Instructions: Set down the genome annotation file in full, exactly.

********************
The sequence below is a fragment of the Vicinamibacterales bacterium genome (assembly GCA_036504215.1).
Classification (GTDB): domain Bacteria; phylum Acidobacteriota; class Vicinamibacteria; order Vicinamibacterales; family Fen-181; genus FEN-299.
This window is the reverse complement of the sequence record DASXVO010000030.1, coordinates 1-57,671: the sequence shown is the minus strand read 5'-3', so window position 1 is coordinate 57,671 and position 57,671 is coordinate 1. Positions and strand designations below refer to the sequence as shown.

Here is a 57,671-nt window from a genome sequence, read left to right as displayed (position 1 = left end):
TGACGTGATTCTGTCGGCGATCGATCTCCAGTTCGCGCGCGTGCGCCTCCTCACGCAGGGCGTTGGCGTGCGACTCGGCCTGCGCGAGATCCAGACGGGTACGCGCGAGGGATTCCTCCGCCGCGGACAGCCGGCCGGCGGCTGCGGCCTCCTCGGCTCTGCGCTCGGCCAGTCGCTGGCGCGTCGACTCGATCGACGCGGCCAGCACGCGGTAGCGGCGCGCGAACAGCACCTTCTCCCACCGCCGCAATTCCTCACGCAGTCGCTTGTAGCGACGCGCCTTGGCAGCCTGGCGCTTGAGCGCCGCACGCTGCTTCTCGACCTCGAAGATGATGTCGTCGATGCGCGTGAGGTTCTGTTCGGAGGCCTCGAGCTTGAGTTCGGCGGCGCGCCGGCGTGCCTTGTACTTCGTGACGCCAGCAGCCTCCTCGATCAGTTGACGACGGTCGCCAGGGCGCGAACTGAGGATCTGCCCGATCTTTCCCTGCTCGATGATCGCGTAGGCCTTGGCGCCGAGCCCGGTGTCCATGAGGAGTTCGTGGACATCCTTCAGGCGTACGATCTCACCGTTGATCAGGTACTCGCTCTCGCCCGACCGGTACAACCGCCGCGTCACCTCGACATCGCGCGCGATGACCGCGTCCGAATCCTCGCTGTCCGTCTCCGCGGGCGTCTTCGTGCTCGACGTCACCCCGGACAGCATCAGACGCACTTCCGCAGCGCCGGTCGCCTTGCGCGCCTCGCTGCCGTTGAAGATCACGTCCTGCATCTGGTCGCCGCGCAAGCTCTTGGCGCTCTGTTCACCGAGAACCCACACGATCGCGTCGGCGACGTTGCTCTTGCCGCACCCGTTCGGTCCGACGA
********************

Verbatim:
The sequence below is a fragment of the Vicinamibacterales bacterium genome (assembly GCA_036504215.1).
Classification (GTDB): domain Bacteria; phylum Acidobacteriota; class Vicinamibacteria; order Vicinamibacterales; family Fen-181; genus FEN-299.
This window is the reverse complement of the sequence record DASXVO010000030.1, coordinates 1-57,671: the sequence shown is the minus strand read 5'-3', so window position 1 is coordinate 57,671 and position 57,671 is coordinate 1. Positions and strand designations below refer to the sequence as shown.

Here is a 57,671-nt window from a genome sequence, read left to right as displayed (position 1 = left end):
TGACGTGATTCTGTCGGCGATCGATCTCCAGTTCGCGCGCGTGCGCCTCCTCACGCAGGGCGTTGGCGTGCGACTCGGCCTGCGCGAGATCCAGACGGGTACGCGCGAGGGATTCCTCCGCCGCGGACAGCCGGCCGGCGGCTGCGGCCTCCTCGGCTCTGCGCTCGGCCAGTCGCTGGCGCGTCGACTCGATCGACGCGGCCAGCACGCGGTAGCGGCGCGCGAACAGCACCTTCTCCCACCGCCGCAATTCCTCACGCAGTCGCTTGTAGCGACGCGCCTTGGCAGCCTGGCGCTTGAGCGCCGCACGCTGCTTCTCGACCTCGAAGATGATGTCGTCGATGCGCGTGAGGTTCTGTTCGGAGGCCTCGAGCTTGAGTTCGGCGGCGCGCCGGCGTGCCTTGTACTTCGTGACGCCAGCAGCCTCCTCGATCAGTTGACGACGGTCGCCAGGGCGCGAACTGAGGATCTGCCCGATCTTTCCCTGCTCGATGATCGCGTAGGCCTTGGCGCCGAGCCCGGTGTCCATGAGGAGTTCGTGGACATCCTTCAGGCGTACGATCTCACCGTTGATCAGGTACTCGCTCTCGCCCGACCGGTACAACCGCCGCGTCACCTCGACATCGCGCGCGATGACCGCGTCCGAATCCTCGCTGTCCGTCTCCGCGGGCGTCTTCGTGCTCGACGTCACCCCGGACAGCATCAGACGCACTTCCGCAGCGCCGGTCGCCTTGCGCGCCTCGCTGCCGTTGAAGATCACGTCCTGCATCTGGTCGCCGCGCAAGCTCTTGGCGCTCTGTTCACCGAGAACCCACACGATCGCGTCGGCGACGTTGCTCTTGCCGCACCCGTTCGGTCCGACGA